I read that for convergence in distribution it is equivalent to have that either the characteristic functions of the random variables convergence pointwise or we have that $F_{X_n} \rightarrow F_{X}$ pointwise, where $F$(the distribution function) is continuous.

I could not find a proof of this, so I was wondering how hard it is to show? Does anybody here have a (Internet)-reference or could sketch the idea?

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    $\begingroup$ I am not so sure whether you are asking is that or not but probably you can find it in Davar Khoshnevisan's Probability book. Chapter 7. Page 92. $\endgroup$
    – Airbag
    Mar 2 '14 at 17:55
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    $\begingroup$ Yeah, actually the question that comes to mind reading this is WHICH are the textbooks you are using? (And pointwise convergence of the characteristic functions does not imply convergence in distribution.) $\endgroup$
    – Did
    Mar 2 '14 at 18:27
  • $\begingroup$ to answer your question, I do not have any book on this currently around here, so I would have to go to the library anyway....ah, so only the converse(convergence in distribution implies pointwise convergence of the characteristic functions) is true? $\endgroup$
    – user66906
    Mar 2 '14 at 18:31
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    $\begingroup$ More precisely, $F_{X_n} \rightarrow F_{X}$ in the points of continuity, Lévy's continuity theorem : en.wikipedia.org/wiki/L%C3%A9vy%E2%80%99s_continuity_theorem $\endgroup$
    – leonbloy
    Mar 2 '14 at 23:44

Durrett's probability book appears to still be free (on author's page). Your subject is embedded in Chapter 3 Central Limit Theorems (Weak Convergence, Characteristic Functions etc., leading to Continuity Theorem 3.3.6).

Rick Durrett's Probability: Theory and Examples book Theorem 3.3.6. Levy's continuity theorem:

Let $\mu_n$, $1\leq n \leq \infty$ be probability measures with characteristic functions $\phi_n$.

(i) If $\mu_n$ converges weakly to $\mu_\infty$, then $\phi_n(t)$ converges pointwise to $\phi_\infty(t)$.

(ii) If $\phi_n(t)$ converges pointwise to a limit $\phi(t)$ that is continuous at $0$, then the associated sequence of distributions $\mu_n$ is tight and converges weakly to a measure $\mu$ with characteristic function $\phi$.

Statement (i) follows from the Portmanteau Theorem characterization of weakly convergence that uses bounded and continuous functions, by noting that $\mathrm e^{itx}$ is bounded and continuous in $x$.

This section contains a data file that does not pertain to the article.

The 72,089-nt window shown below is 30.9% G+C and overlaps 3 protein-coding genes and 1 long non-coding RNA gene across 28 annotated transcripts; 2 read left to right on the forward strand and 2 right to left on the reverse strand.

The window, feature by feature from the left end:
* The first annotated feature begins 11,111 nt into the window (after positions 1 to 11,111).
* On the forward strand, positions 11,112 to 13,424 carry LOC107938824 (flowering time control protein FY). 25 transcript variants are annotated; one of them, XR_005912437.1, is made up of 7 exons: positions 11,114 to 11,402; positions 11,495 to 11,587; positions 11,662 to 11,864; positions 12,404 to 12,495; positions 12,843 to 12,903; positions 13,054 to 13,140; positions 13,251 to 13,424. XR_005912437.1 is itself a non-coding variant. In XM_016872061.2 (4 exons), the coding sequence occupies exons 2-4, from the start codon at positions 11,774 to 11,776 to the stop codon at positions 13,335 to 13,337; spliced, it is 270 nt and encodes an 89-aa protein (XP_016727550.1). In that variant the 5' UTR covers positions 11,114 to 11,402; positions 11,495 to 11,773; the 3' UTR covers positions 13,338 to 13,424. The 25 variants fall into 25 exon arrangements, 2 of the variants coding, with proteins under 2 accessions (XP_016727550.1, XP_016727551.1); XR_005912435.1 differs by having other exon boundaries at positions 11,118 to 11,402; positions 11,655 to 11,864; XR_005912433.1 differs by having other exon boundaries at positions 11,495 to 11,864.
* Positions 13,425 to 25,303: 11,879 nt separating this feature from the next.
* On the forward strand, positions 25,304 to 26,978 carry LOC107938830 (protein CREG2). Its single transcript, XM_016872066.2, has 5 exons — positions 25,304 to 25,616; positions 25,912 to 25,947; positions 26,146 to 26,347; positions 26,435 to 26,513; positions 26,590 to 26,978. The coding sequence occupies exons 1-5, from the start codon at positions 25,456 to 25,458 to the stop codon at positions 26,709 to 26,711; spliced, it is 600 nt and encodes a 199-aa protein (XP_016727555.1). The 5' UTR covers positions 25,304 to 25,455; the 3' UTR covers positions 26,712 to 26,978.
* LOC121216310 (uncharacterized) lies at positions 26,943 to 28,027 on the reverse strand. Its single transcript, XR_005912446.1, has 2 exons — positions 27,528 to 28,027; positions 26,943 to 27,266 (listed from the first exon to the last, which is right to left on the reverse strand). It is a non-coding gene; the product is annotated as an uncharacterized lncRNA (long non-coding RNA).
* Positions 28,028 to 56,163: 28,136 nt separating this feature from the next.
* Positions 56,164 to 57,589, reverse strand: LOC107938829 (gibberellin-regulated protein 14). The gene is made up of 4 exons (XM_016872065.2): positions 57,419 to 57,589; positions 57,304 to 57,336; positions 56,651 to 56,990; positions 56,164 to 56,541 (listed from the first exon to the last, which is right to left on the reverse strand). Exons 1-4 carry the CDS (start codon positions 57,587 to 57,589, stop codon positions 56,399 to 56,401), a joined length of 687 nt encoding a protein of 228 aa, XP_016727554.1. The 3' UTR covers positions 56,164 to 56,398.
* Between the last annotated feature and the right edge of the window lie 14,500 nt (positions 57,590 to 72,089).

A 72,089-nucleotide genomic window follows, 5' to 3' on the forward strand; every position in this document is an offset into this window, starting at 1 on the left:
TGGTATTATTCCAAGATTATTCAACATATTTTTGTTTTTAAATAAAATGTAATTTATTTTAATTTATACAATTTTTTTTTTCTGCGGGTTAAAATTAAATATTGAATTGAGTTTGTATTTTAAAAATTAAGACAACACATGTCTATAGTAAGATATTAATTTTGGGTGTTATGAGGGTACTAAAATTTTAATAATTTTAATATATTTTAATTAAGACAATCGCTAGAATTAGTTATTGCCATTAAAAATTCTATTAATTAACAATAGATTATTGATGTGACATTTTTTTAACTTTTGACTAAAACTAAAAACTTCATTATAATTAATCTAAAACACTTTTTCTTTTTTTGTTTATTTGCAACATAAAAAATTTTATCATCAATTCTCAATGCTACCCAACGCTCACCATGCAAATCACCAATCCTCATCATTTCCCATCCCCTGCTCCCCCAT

For (ii), Durrett first proves that sequence of distributions $\mu_n$ is tight (not easy, uses the continuity of $\phi$ at $0$; I'll try to update some details later), which in turn implies the existence of a weakly convergent subsequence. The distribution, call it $\mu$, this subsequence converges weakly to, must have characteristic function $\phi$. Moreover, every subsequence has a further subsequence that converges weakly to $\mu$. Using again the Portmanteau Theorem characterization mentioned above (and a general topological fact: if every subsequence has a further subsequence that converges to some point, then the whole sequence converges to that point) one can show that the whole sequence of distributions $\mu_n$ converges weakly to $\mu$.

Edit: The tightness follows from the observation that: $$ \mu_n\left(\{x\;|\;|x|>2u^{-1} \}\right) \leq u^{-1}\int_{-u}^u (1- \phi_n(t))dt,$$ using Fubini's theorem to re-write the integral as: $$ u^{-1}\int_{-u}^u (1- \phi_n(t))dt = \int_{-\infty}^\infty \left(1- \frac{\sin(ux)}{ux}\right)\mu_n(dx),$$ and the fact that $|\sin x|\leq |x|$ for all $x$.

Edit2: For relationship of tightness and weak convergence topology see also Prokhorov's Theorem and its corollaries.

  • $\begingroup$ Please try to include the essential parts of the answer here and provide the link to the text for reference. Link-only answers can become invalid if the linked page changes. $\endgroup$
    – user642796
    Mar 3 '14 at 11:40
  • $\begingroup$ @ArthurFischer I edited Durrett's theorem text and some proof ideas. I'll try to clarify later. $\endgroup$
    – ir7
    Mar 3 '14 at 15:39
  • $\begingroup$ @ir7 Could you please elaborate how you got the inequality of your observation? $\endgroup$
    – Rodrigo
    Dec 29 '15 at 17:41

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